Following the rat infestation at Lyndhurst Gardens Lane we were sorry to hear that a family pet in the area died after eating rat poison.
It is essential to protect children, pets or wildlife from coming into contact with rat poison or traps.
The only legal way to put rat poison or traps down in a public/shared outside area is to put it in a box specially designed for that purpose. These boxes are locked and have a hole for the rat to go in which is too small for a cat or dog.
The rat poison is in cubes with a hole in the centre which a wire is threaded through. This means the only way for the rat to bring out the poison in the secure box is by eating it, so the wire stops the rat dragging the poison out into the open. In general, rats tend to go back to their nests to die.
You can buy the boxes from DIY stores or online.
Even if you see just one rat, this is most likely evidence of a colony. It’s important to treat that local specific colony until all are gone. This means continuing to use poison and/or traps for a while after you think the last rat has gone, in case there are others.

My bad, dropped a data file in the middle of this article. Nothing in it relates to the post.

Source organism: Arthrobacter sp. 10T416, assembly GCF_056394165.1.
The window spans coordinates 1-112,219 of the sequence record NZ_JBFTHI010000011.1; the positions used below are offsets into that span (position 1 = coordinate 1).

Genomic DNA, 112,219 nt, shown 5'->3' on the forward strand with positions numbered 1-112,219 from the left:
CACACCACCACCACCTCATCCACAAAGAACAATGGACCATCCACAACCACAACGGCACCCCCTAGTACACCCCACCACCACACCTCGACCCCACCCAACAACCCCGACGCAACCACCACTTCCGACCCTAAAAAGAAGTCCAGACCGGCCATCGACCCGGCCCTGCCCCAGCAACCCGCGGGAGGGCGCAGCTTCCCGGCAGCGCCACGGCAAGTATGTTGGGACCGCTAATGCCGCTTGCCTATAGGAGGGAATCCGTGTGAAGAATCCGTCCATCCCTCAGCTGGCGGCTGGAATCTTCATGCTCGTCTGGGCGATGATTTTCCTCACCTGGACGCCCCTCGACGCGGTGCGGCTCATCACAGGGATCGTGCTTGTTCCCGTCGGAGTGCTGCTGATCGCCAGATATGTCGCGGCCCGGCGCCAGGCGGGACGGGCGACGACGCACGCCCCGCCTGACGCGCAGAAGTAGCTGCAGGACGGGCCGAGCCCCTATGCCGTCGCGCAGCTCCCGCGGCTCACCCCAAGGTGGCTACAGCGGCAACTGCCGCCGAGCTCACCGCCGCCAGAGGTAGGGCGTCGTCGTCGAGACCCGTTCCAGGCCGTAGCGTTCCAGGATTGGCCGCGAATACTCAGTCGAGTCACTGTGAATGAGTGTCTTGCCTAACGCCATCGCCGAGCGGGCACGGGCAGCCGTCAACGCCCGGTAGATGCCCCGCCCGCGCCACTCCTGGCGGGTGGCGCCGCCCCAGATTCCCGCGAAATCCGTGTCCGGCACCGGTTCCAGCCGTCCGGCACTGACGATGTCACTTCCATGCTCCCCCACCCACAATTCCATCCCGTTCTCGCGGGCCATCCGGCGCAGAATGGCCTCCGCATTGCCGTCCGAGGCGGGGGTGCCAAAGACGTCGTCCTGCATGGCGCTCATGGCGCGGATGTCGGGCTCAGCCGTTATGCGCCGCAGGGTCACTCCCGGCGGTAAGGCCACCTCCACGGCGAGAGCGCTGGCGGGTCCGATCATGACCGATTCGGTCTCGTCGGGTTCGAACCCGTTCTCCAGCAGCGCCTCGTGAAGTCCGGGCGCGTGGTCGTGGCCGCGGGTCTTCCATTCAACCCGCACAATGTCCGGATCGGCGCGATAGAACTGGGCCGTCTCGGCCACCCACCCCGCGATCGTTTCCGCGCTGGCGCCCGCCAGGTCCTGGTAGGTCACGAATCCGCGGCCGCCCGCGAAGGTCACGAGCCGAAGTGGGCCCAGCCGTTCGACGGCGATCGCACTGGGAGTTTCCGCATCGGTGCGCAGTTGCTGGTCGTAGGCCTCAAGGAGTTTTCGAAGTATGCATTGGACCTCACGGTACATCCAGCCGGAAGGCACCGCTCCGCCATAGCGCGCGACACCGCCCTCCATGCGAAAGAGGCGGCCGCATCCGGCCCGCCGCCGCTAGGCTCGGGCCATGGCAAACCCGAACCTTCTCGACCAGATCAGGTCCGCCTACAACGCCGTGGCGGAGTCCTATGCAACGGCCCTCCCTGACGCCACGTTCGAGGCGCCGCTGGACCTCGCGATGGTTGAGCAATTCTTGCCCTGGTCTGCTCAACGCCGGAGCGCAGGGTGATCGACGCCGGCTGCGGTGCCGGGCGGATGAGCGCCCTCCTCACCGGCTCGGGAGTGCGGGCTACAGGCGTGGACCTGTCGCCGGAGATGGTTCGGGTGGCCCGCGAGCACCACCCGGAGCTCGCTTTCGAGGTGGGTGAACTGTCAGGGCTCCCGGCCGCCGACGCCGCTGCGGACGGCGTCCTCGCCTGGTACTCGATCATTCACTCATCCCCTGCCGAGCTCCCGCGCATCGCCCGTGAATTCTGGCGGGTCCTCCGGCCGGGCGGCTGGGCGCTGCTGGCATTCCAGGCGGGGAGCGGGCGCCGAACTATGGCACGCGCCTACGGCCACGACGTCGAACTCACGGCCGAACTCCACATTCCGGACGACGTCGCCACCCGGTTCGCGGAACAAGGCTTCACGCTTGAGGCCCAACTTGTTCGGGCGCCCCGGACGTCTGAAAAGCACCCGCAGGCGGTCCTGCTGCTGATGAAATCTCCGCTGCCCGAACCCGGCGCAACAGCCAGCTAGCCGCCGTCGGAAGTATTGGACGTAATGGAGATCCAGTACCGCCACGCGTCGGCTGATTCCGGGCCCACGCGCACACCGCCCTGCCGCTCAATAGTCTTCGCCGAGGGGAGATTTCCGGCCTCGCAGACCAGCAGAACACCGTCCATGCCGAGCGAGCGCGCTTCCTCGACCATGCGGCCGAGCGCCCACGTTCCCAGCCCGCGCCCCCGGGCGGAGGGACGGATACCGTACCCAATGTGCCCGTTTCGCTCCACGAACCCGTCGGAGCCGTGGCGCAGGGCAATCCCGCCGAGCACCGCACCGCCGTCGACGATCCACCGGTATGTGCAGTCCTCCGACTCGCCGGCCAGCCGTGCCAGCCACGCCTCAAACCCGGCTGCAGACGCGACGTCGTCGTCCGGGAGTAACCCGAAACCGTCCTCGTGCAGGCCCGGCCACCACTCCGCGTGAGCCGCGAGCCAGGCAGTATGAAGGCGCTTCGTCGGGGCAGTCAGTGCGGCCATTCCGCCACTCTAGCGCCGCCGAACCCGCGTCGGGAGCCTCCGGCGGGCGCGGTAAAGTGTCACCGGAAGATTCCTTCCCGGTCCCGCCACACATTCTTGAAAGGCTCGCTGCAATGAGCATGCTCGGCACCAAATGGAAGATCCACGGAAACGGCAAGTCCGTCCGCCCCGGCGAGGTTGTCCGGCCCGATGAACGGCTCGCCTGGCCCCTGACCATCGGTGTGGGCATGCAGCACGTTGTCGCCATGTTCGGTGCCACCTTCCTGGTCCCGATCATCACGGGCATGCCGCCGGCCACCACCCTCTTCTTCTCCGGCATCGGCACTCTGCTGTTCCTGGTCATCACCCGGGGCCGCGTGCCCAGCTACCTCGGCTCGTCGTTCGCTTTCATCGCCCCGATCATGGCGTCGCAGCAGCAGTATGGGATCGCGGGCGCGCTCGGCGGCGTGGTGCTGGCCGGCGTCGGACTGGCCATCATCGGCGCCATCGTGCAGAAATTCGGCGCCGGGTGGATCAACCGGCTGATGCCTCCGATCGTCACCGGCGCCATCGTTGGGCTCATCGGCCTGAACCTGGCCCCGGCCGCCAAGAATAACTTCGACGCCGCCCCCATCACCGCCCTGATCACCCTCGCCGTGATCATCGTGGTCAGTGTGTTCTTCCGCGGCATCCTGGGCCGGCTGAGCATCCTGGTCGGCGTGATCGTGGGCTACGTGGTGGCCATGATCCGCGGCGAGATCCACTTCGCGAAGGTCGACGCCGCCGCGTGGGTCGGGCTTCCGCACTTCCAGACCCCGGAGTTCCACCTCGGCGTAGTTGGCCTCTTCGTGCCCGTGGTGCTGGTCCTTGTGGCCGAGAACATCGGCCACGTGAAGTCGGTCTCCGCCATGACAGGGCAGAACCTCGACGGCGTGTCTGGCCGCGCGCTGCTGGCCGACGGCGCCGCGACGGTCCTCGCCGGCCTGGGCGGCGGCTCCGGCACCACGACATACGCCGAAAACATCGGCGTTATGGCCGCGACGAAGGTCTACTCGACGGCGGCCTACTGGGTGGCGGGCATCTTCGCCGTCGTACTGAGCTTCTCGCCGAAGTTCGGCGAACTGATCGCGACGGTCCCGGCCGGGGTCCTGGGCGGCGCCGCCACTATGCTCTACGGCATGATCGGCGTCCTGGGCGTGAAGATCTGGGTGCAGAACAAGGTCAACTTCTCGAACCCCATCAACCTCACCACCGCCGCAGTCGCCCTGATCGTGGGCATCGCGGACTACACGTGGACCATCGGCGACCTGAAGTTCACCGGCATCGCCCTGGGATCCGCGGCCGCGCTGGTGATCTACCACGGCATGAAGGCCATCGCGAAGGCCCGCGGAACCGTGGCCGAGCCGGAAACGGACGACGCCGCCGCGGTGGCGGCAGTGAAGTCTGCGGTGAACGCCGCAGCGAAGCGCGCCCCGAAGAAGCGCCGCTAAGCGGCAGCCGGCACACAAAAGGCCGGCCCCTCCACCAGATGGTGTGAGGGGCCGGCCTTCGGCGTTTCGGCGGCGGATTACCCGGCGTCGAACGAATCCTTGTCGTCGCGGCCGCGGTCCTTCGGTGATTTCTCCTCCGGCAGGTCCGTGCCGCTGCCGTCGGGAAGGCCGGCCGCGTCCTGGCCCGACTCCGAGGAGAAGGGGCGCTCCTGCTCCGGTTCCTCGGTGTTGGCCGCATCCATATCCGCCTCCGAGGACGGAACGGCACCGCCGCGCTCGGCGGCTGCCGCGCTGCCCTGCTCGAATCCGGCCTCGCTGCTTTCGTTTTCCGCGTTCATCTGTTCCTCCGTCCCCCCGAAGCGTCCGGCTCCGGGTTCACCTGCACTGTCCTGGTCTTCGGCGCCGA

The location of the rat boxes is very important to their effectiveness. Try to position them along the edge of walls and structures as that’s where rats tend to move – they don’t tend to run out in the open.
As ever, prevention is better than cure: don’t feed the problem!
- Be careful with your food waste – the more rats eat, the more they breed
- If the on-street food waste bin is full, don’t leave food waste beside it
- Be careful with birdseed as rats will eat that too, so try to avoid seed spilling onto the ground
- Keep your bin areas clean
- Keep lids on bins
- Ask the Council to replace damaged bins
- Avoid giving rats shelter under plastic sheeting etc lying about in your garden – you want to make it easier for cats and foxes to predate on the rats
- Use rat wire at the bottom of basement doors to stop rats getting in
- Try to block up any holes in your basement other than air ventilation holes, and if the holes are large use rat wire across them (in general rats, unlike mice, don’t tend to climb much)
The British Pest Control Association has sensible guidance on how to prevent rats.
Find out more
Please help keep our neighbourhood safe!